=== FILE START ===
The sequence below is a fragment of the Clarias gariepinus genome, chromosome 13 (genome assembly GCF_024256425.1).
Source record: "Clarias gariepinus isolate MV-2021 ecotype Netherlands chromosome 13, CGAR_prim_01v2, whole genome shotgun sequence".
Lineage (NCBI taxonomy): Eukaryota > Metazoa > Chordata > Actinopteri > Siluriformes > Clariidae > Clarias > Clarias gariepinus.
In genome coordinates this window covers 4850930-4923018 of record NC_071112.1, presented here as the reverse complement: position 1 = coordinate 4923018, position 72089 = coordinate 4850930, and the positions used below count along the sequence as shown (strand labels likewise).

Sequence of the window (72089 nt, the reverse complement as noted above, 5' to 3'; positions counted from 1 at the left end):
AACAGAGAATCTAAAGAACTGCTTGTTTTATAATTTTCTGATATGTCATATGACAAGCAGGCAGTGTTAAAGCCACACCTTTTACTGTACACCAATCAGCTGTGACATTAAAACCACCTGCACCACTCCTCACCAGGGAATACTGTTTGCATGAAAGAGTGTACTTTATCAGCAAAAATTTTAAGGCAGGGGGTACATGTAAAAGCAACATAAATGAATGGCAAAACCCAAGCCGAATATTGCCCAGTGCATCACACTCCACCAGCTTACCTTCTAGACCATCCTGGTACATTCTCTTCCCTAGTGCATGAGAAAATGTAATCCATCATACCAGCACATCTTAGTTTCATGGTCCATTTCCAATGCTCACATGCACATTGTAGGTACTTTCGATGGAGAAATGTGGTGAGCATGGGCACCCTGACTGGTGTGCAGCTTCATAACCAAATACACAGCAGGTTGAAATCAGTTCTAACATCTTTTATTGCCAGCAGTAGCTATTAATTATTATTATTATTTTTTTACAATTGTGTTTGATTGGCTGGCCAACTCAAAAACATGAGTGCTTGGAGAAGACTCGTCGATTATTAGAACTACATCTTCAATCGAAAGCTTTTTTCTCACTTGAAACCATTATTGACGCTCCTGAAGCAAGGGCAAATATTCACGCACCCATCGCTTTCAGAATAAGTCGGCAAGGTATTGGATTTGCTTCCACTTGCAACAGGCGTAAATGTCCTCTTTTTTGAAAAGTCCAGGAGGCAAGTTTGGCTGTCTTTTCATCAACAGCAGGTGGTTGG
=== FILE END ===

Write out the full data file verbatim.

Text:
The sequence below is a fragment of the Clarias gariepinus genome, chromosome 13 (genome assembly GCF_024256425.1).
Source record: "Clarias gariepinus isolate MV-2021 ecotype Netherlands chromosome 13, CGAR_prim_01v2, whole genome shotgun sequence".
Lineage (NCBI taxonomy): Eukaryota > Metazoa > Chordata > Actinopteri > Siluriformes > Clariidae > Clarias > Clarias gariepinus.
In genome coordinates this window covers 4850930-4923018 of record NC_071112.1, presented here as the reverse complement: position 1 = coordinate 4923018, position 72089 = coordinate 4850930, and the positions used below count along the sequence as shown (strand labels likewise).

Sequence of the window (72089 nt, the reverse complement as noted above, 5' to 3'; positions counted from 1 at the left end):
AACAGAGAATCTAAAGAACTGCTTGTTTTATAATTTTCTGATATGTCATATGACAAGCAGGCAGTGTTAAAGCCACACCTTTTACTGTACACCAATCAGCTGTGACATTAAAACCACCTGCACCACTCCTCACCAGGGAATACTGTTTGCATGAAAGAGTGTACTTTATCAGCAAAAATTTTAAGGCAGGGGGTACATGTAAAAGCAACATAAATGAATGGCAAAACCCAAGCCGAATATTGCCCAGTGCATCACACTCCACCAGCTTACCTTCTAGACCATCCTGGTACATTCTCTTCCCTAGTGCATGAGAAAATGTAATCCATCATACCAGCACATCTTAGTTTCATGGTCCATTTCCAATGCTCACATGCACATTGTAGGTACTTTCGATGGAGAAATGTGGTGAGCATGGGCACCCTGACTGGTGTGCAGCTTCATAACCAAATACACAGCAGGTTGAAATCAGTTCTAACATCTTTTATTGCCAGCAGTAGCTATTAATTATTATTATTATTTTTTTACAATTGTGTTTGATTGGCTGGCCAACTCAAAAACATGAGTGCTTGGAGAAGACTCGTCGATTATTAGAACTACATCTTCAATCGAAAGCTTTTTTCTCACTTGAAACCATTATTGACGCTCCTGAAGCAAGGGCAAATATTCACGCACCCATCGCTTTCAGAATAAGTCGGCAAGGTATTGGATTTGCTTCCACTTGCAACAGGCGTAAATGTCCTCTTTTTTGAAAAGTCCAGGAGGCAAGTTTGGCTGTCTTTTCATCAACAGCAGGTGGTTGG